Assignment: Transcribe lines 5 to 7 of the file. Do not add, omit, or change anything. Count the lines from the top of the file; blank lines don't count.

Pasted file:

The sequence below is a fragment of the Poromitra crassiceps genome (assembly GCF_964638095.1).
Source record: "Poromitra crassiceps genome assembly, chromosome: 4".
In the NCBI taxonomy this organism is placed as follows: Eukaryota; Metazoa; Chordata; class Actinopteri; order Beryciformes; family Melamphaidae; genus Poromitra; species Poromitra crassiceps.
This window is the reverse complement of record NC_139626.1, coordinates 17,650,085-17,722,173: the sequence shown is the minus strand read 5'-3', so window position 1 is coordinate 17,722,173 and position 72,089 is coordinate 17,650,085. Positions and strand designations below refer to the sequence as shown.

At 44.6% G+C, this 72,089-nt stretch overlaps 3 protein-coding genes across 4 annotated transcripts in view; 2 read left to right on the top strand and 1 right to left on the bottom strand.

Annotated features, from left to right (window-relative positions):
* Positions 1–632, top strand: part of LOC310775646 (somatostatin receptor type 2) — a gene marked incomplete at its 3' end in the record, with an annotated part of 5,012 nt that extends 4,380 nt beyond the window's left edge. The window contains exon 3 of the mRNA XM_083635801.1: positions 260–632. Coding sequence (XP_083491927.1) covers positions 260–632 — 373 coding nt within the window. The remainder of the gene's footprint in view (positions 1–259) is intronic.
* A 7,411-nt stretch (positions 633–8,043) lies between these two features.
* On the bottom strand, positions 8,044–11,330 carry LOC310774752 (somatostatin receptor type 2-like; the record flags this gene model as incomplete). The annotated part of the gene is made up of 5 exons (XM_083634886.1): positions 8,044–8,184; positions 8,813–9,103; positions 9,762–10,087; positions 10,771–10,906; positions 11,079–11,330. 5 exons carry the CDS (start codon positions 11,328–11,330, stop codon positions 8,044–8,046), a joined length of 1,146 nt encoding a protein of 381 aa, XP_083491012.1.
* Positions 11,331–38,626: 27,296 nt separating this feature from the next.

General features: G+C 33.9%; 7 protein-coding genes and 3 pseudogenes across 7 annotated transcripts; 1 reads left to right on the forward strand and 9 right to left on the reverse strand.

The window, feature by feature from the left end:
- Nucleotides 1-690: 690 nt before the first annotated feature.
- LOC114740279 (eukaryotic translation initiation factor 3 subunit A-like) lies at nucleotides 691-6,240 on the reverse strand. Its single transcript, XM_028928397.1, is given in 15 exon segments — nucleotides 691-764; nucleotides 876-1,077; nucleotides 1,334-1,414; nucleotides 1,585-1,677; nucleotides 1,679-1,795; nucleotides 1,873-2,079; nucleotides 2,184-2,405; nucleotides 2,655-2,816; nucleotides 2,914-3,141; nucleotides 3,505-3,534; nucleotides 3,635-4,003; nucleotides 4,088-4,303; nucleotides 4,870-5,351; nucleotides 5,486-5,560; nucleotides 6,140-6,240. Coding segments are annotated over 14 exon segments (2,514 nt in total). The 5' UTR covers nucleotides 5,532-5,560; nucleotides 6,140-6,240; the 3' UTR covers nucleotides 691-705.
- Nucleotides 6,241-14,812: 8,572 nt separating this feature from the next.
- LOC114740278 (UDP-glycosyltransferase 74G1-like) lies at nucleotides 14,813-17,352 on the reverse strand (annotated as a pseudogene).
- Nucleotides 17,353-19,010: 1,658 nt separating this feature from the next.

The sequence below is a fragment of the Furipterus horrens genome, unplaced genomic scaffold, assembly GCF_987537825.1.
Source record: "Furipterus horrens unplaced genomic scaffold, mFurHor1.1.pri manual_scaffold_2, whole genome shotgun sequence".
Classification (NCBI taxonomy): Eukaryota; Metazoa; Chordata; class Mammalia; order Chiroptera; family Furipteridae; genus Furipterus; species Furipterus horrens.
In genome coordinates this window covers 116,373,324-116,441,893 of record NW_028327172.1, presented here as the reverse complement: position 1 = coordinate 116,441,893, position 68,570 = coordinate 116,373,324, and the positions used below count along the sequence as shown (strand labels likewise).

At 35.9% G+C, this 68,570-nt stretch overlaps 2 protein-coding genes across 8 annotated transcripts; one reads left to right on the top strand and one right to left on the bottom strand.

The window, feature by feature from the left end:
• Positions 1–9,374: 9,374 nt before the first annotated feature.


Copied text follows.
At 44.6% G+C, this 72,089-nt stretch overlaps 3 protein-coding genes across 4 annotated transcripts in view; 2 read left to right on the top strand and 1 right to left on the bottom strand.

Annotated features, from left to right (window-relative positions):
* Positions 1–632, top strand: part of LOC310775646 (somatostatin receptor type 2) — a gene marked incomplete at its 3' end in the record, with an annotated part of 5,012 nt that extends 4,380 nt beyond the window's left edge. The window contains exon 3 of the mRNA XM_083635801.1: positions 260–632. Coding sequence (XP_083491927.1) covers positions 260–632 — 373 coding nt within the window. The remainder of the gene's footprint in view (positions 1–259) is intronic.